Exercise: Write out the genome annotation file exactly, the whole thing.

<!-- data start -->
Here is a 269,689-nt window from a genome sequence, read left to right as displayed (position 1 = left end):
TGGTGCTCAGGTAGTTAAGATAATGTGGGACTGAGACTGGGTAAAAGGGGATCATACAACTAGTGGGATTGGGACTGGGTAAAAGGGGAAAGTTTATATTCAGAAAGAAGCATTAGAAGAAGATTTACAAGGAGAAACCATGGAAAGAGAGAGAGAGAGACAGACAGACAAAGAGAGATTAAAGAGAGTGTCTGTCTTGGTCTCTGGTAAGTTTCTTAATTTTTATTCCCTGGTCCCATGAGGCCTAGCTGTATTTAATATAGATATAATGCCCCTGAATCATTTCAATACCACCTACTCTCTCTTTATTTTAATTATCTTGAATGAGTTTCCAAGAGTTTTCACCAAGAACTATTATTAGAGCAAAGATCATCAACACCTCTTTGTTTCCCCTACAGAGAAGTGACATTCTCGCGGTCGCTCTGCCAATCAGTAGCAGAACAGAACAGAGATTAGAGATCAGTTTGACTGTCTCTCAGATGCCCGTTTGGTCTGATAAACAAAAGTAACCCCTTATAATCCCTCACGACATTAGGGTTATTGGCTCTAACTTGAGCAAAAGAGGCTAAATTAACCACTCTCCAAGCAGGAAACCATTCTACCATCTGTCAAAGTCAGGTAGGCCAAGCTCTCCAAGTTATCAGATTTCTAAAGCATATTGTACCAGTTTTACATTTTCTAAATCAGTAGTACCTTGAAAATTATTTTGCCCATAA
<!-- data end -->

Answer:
Here is a 269,689-nt window from a genome sequence, read left to right as displayed (position 1 = left end):
TGGTGCTCAGGTAGTTAAGATAATGTGGGACTGAGACTGGGTAAAAGGGGATCATACAACTAGTGGGATTGGGACTGGGTAAAAGGGGAAAGTTTATATTCAGAAAGAAGCATTAGAAGAAGATTTACAAGGAGAAACCATGGAAAGAGAGAGAGAGAGACAGACAGACAAAGAGAGATTAAAGAGAGTGTCTGTCTTGGTCTCTGGTAAGTTTCTTAATTTTTATTCCCTGGTCCCATGAGGCCTAGCTGTATTTAATATAGATATAATGCCCCTGAATCATTTCAATACCACCTACTCTCTCTTTATTTTAATTATCTTGAATGAGTTTCCAAGAGTTTTCACCAAGAACTATTATTAGAGCAAAGATCATCAACACCTCTTTGTTTCCCCTACAGAGAAGTGACATTCTCGCGGTCGCTCTGCCAATCAGTAGCAGAACAGAACAGAGATTAGAGATCAGTTTGACTGTCTCTCAGATGCCCGTTTGGTCTGATAAACAAAAGTAACCCCTTATAATCCCTCACGACATTAGGGTTATTGGCTCTAACTTGAGCAAAAGAGGCTAAATTAACCACTCTCCAAGCAGGAAACCATTCTACCATCTGTCAAAGTCAGGTAGGCCAAGCTCTCCAAGTTATCAGATTTCTAAAGCATATTGTACCAGTTTTACATTTTCTAAATCAGTAGTACCTTGAAAATTATTTTGCCCATAA